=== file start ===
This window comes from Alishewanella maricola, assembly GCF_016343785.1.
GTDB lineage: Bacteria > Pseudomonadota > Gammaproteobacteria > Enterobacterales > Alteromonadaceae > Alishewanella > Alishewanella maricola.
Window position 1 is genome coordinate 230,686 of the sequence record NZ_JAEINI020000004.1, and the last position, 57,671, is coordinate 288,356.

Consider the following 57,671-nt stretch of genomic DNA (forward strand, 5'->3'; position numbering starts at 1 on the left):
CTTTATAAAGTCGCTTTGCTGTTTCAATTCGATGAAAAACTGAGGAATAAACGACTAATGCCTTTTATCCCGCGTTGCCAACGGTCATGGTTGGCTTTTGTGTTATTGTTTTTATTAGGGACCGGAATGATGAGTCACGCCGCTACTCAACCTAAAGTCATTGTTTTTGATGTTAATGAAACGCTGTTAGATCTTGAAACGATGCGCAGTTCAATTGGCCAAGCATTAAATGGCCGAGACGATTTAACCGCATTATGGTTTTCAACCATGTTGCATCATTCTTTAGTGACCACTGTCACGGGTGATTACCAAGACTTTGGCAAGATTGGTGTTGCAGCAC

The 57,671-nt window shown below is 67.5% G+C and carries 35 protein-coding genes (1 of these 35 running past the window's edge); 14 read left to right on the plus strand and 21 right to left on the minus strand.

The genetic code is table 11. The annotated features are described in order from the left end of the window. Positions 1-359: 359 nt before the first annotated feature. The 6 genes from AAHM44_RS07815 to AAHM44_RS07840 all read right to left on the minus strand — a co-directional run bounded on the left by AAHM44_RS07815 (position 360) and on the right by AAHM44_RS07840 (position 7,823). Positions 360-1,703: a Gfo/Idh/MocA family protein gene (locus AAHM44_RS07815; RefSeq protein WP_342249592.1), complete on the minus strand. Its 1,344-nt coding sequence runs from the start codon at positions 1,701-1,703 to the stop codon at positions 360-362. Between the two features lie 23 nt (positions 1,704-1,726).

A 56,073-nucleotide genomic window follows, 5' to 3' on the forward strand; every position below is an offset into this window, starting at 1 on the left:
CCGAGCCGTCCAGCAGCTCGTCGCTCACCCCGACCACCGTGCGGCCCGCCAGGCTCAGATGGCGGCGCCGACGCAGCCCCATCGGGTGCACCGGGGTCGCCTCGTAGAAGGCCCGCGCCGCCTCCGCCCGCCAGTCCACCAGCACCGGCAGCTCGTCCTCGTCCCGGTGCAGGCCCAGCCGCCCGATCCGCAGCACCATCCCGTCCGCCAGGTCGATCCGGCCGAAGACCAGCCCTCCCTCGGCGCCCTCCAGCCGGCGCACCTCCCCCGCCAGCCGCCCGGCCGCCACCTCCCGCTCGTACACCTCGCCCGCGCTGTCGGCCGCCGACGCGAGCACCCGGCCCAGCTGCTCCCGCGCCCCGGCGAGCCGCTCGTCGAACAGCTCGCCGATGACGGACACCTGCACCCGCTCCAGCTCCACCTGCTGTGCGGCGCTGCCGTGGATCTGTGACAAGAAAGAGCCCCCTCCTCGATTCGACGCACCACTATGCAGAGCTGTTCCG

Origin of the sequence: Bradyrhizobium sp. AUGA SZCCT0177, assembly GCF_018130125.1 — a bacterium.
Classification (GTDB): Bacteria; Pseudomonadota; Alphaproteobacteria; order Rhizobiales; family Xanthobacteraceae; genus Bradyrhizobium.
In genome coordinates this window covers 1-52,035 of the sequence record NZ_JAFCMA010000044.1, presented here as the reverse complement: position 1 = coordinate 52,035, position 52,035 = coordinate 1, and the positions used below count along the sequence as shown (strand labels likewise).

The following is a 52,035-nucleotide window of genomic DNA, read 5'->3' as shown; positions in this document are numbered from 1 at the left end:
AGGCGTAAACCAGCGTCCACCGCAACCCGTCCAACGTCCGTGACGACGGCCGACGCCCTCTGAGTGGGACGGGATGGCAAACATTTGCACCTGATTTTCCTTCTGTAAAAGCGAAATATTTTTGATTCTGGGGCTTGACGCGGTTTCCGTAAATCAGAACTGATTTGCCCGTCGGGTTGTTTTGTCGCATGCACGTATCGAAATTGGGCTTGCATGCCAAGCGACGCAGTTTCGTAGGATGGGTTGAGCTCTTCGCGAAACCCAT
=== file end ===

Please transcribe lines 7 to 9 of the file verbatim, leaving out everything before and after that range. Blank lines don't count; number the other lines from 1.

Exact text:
The genetic code is table 11. The annotated features are described in order from the left end of the window. Positions 1-359: 359 nt before the first annotated feature. The 6 genes from AAHM44_RS07815 to AAHM44_RS07840 all read right to left on the minus strand — a co-directional run bounded on the left by AAHM44_RS07815 (position 360) and on the right by AAHM44_RS07840 (position 7,823). Positions 360-1,703: a Gfo/Idh/MocA family protein gene (locus AAHM44_RS07815; RefSeq protein WP_342249592.1), complete on the minus strand. Its 1,344-nt coding sequence runs from the start codon at positions 1,701-1,703 to the stop codon at positions 360-362. Between the two features lie 23 nt (positions 1,704-1,726).

A 56,073-nucleotide genomic window follows, 5' to 3' on the forward strand; every position below is an offset into this window, starting at 1 on the left:
CCGAGCCGTCCAGCAGCTCGTCGCTCACCCCGACCACCGTGCGGCCCGCCAGGCTCAGATGGCGGCGCCGACGCAGCCCCATCGGGTGCACCGGGGTCGCCTCGTAGAAGGCCCGCGCCGCCTCCGCCCGCCAGTCCACCAGCACCGGCAGCTCGTCCTCGTCCCGGTGCAGGCCCAGCCGCCCGATCCGCAGCACCATCCCGTCCGCCAGGTCGATCCGGCCGAAGACCAGCCCTCCCTCGGCGCCCTCCAGCCGGCGCACCTCCCCCGCCAGCCGCCCGGCCGCCACCTCCCGCTCGTACACCTCGCCCGCGCTGTCGGCCGCCGACGCGAGCACCCGGCCCAGCTGCTCCCGCGCCCCGGCGAGCCGCTCGTCGAACAGCTCGCCGATGACGGACACCTGCACCCGCTCCAGCTCCACCTGCTGTGCGGCGCTGCCGTGGATCTGTGACAAGAAAGAGCCCCCTCCTCGATTCGACGCACCACTATGCAGAGCTGTTCCG